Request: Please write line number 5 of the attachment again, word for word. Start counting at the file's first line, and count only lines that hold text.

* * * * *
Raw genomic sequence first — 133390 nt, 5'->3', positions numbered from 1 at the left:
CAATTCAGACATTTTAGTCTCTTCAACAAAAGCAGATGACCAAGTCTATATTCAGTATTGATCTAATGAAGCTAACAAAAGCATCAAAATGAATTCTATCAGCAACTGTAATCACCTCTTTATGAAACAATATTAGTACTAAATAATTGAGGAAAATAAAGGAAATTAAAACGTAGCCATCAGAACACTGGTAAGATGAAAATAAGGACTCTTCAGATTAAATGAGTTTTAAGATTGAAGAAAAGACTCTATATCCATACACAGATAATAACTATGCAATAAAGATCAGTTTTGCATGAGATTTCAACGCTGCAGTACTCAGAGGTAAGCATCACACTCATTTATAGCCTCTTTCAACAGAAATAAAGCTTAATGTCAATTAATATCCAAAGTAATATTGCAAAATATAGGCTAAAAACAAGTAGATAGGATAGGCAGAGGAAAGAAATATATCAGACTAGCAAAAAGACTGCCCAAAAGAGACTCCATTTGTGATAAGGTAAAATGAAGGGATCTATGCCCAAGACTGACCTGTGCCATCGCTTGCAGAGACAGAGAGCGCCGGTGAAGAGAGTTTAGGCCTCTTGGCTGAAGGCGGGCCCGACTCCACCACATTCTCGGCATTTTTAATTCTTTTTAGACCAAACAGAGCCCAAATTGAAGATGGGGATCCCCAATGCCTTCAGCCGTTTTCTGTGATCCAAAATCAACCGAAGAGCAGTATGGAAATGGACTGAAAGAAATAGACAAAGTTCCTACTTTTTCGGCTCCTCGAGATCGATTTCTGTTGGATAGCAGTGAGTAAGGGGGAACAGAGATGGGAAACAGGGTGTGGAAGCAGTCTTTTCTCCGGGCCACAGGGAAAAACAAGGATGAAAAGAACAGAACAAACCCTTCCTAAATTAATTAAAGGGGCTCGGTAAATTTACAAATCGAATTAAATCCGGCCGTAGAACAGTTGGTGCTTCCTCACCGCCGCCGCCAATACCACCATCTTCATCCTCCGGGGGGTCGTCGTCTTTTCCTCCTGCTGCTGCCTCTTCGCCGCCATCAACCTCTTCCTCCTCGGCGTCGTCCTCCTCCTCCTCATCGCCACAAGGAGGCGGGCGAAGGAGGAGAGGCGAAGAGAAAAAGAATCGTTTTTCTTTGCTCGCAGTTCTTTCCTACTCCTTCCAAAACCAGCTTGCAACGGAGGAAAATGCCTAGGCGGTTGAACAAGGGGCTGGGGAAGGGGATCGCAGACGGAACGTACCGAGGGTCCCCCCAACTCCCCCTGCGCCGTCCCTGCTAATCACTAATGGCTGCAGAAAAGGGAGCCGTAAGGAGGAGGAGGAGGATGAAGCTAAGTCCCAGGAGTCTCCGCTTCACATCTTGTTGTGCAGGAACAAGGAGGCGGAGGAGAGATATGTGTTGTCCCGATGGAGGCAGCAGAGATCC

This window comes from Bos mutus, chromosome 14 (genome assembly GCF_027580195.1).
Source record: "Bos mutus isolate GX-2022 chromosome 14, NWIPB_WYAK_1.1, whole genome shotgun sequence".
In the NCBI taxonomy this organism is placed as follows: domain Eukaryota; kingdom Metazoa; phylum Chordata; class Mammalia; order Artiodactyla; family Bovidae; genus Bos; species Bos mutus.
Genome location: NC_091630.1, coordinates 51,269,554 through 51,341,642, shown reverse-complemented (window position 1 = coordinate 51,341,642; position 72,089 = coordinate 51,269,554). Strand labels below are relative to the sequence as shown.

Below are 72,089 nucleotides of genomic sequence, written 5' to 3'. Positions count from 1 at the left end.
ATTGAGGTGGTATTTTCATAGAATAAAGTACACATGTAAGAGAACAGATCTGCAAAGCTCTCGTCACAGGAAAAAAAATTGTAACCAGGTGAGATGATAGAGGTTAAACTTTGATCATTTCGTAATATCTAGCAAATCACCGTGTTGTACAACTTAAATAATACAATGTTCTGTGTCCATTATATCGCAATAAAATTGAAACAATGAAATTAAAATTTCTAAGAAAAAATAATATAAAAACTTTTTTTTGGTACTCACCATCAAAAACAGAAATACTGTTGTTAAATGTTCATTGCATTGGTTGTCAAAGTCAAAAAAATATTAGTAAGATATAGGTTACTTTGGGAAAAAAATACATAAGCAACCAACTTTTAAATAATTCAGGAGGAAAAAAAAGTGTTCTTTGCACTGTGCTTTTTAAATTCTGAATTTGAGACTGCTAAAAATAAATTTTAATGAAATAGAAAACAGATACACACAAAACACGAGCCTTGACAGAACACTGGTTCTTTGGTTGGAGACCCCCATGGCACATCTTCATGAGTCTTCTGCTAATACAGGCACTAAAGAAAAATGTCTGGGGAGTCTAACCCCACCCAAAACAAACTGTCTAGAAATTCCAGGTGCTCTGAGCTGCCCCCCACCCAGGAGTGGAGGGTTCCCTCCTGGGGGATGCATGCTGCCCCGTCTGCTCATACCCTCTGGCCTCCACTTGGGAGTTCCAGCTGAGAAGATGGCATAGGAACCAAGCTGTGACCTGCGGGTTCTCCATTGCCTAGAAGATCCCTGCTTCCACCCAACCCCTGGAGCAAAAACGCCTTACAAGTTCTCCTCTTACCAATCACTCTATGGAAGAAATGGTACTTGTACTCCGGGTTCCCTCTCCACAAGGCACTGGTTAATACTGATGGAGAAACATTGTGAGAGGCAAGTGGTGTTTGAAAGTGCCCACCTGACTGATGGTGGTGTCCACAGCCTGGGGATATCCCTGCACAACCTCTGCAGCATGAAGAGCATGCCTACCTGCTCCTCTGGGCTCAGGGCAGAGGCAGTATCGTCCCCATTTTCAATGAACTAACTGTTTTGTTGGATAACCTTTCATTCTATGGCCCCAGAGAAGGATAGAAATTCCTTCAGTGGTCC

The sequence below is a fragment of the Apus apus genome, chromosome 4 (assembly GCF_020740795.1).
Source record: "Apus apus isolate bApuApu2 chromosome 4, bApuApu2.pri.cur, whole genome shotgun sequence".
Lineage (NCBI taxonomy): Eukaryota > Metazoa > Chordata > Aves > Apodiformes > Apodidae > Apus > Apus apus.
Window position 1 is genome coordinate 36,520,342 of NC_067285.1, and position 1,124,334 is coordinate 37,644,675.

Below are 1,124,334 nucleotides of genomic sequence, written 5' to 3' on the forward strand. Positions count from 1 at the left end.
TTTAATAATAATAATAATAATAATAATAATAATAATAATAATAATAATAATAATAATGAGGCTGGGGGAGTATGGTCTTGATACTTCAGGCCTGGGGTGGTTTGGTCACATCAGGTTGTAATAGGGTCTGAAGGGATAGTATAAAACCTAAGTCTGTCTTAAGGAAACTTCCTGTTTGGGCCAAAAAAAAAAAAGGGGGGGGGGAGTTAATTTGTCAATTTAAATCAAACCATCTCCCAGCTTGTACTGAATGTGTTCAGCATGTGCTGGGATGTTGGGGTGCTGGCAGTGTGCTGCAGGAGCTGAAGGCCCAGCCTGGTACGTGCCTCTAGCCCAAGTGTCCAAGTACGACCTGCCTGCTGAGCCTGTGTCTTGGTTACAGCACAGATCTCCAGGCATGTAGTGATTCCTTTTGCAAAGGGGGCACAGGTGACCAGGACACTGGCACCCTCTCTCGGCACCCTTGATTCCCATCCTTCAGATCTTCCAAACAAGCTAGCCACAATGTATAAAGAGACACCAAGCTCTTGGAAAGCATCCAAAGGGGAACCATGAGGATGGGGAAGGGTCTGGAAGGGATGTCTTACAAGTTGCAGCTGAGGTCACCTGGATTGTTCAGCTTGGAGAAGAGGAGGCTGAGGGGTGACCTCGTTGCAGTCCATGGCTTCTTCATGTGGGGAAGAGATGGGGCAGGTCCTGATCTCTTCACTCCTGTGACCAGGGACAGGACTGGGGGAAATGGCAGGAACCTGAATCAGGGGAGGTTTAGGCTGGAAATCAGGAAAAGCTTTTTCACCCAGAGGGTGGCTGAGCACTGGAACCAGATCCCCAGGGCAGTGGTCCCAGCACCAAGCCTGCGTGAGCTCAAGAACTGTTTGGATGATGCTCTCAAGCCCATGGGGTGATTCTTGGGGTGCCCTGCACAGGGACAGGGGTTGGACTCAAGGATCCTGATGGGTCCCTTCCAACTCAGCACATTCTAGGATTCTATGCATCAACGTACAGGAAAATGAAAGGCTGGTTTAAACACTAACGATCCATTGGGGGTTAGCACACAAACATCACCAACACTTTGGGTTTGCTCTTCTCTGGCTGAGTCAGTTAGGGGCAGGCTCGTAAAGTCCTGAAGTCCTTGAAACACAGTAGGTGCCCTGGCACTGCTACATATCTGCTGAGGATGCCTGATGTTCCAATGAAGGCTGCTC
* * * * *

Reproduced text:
In the NCBI taxonomy this organism is placed as follows: domain Eukaryota; kingdom Metazoa; phylum Chordata; class Mammalia; order Artiodactyla; family Bovidae; genus Bos; species Bos mutus.